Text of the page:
- Bypass Natural Armor: (-8 confirmation penalty.) You strike a vulnerable point and ignore the target’s natural armor bonus to Soak when determining the damage for your attack. Your target gets a Reflex save to avoid this effect.
- Bypass Size Modifier: (-4 confirmation penalty.) You strike a vulnerable point and ignore the target’s size modifier to Soak when determining the damage for your attack. Your target gets a Reflex save to avoid this effect.
- Daze Target: Your target is dazed for one round if it fails a Fortitude save against your critical hit.
- Deafen Target: (-4 confirmation penalty.) Your target is deafened for 1d4+1 rounds if it fails a Fortitude save against your critical hit.
- Disable Arm: (-4 confirmation penalty.) If your target fails a Fortitude save, its arm is disabled. This causes a –2 penalty to attack rolls, Strength checks, and all skill checks based on arm use, such as Climb, Craft, Disable Device, Escape Artist, Forgery, Alchemy, Heal, Open Lock, Pick Pocket, Swim, and Use Rope checks. If all arms are disabled, the victim cannot manipulate items.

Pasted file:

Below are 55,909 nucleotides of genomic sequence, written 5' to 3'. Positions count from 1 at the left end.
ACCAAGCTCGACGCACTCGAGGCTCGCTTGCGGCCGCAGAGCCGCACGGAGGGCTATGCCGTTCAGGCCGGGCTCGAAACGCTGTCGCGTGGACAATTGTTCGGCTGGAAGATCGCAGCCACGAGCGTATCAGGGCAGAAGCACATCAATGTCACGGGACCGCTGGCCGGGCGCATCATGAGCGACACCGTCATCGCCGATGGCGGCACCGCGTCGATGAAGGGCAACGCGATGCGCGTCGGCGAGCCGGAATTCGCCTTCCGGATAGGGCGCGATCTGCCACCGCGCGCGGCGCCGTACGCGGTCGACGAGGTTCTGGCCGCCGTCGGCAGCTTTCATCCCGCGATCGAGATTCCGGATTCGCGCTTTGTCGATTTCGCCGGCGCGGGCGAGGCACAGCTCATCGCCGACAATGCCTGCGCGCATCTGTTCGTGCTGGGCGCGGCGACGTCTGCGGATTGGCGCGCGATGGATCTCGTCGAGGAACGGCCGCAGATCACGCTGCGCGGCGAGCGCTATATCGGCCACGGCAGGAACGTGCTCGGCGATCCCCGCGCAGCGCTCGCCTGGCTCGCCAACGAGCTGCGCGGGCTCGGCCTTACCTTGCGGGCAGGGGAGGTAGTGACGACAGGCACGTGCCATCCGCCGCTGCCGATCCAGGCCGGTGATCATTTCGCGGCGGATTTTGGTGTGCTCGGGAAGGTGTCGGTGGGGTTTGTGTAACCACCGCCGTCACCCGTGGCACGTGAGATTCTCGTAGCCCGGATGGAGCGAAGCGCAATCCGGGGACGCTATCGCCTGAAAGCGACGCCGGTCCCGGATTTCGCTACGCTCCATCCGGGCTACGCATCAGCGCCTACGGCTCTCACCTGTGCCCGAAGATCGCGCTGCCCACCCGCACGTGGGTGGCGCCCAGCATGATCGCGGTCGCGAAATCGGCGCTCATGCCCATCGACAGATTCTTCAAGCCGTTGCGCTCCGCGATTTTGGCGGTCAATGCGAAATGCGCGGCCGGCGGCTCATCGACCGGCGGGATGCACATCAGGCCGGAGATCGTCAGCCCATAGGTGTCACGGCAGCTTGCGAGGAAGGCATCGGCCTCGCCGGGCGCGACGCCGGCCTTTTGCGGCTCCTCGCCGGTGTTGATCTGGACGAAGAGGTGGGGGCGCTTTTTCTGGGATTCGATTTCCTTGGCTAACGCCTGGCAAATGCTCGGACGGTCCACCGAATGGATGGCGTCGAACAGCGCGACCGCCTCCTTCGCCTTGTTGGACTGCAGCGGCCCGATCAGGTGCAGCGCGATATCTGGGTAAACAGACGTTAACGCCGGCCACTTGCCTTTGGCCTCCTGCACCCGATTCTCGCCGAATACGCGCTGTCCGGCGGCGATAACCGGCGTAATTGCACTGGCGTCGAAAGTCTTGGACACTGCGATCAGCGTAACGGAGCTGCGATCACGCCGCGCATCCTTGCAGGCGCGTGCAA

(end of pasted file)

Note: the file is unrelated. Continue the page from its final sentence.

- Disable Leg: (-4 confirmation penalty.) If your target fails a Fortitude save, its leg is disabled. This causes a –2 penalty to defense rolls, Reflex saves, Dexterity checks, and all skill checks based on leg use, such as Climb, Swim, Jump, Ride, Tumble, Balance, and Move Silently checks. The victim cannot run or charge. If all legs are disabled, the victim can only move by crawling and loses any Dexterity bonus to Defense.
- Disable Head: (-8 confirmation penalty.) If your target fails a Fortitude save, it is stunned for one round, and its head is disabled. This causes a –2 penalty to all attack rolls, defense rolls, ability checks, skill checks, and saving throws.
- Stun Target: (-4 confirmation penalty.) Your target is stunned for one round if it fails a Fortitude save against your critical hit.
To cause any effect other than a “bypass,” your attack must inflict at least one point of damage to your target, after all damage reduction, energy resistance, Soak, and other forms of protection are applied.
A critical hit may cause only one effect.
Healing and Recovery Edit
These rules describe how a character heals in the revised Grim-n-Gritty system.